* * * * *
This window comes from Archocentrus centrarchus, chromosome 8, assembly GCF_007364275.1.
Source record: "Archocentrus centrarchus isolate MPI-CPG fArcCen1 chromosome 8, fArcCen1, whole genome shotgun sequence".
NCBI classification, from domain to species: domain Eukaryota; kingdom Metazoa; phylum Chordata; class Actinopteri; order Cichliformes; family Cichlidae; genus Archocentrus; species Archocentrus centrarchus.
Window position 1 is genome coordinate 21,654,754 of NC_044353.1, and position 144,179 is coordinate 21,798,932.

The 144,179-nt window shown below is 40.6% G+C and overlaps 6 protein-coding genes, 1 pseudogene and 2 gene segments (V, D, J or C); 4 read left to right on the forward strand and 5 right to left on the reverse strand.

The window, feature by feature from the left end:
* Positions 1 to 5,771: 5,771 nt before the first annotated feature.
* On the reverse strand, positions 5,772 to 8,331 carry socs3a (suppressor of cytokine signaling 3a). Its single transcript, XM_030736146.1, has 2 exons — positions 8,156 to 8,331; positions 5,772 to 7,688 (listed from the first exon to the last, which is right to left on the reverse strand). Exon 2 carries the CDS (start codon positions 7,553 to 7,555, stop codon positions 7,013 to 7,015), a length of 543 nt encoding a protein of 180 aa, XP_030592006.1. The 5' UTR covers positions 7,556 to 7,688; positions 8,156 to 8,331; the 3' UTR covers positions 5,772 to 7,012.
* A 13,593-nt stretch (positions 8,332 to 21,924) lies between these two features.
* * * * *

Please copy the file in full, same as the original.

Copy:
This window comes from Archocentrus centrarchus, chromosome 8, assembly GCF_007364275.1.
Source record: "Archocentrus centrarchus isolate MPI-CPG fArcCen1 chromosome 8, fArcCen1, whole genome shotgun sequence".
NCBI classification, from domain to species: domain Eukaryota; kingdom Metazoa; phylum Chordata; class Actinopteri; order Cichliformes; family Cichlidae; genus Archocentrus; species Archocentrus centrarchus.
Window position 1 is genome coordinate 21,654,754 of NC_044353.1, and position 144,179 is coordinate 21,798,932.

The 144,179-nt window shown below is 40.6% G+C and overlaps 6 protein-coding genes, 1 pseudogene and 2 gene segments (V, D, J or C); 4 read left to right on the forward strand and 5 right to left on the reverse strand.

The window, feature by feature from the left end:
* Positions 1 to 5,771: 5,771 nt before the first annotated feature.
* On the reverse strand, positions 5,772 to 8,331 carry socs3a (suppressor of cytokine signaling 3a). Its single transcript, XM_030736146.1, has 2 exons — positions 8,156 to 8,331; positions 5,772 to 7,688 (listed from the first exon to the last, which is right to left on the reverse strand). Exon 2 carries the CDS (start codon positions 7,553 to 7,555, stop codon positions 7,013 to 7,015), a length of 543 nt encoding a protein of 180 aa, XP_030592006.1. The 5' UTR covers positions 7,556 to 7,688; positions 8,156 to 8,331; the 3' UTR covers positions 5,772 to 7,012.
* A 13,593-nt stretch (positions 8,332 to 21,924) lies between these two features.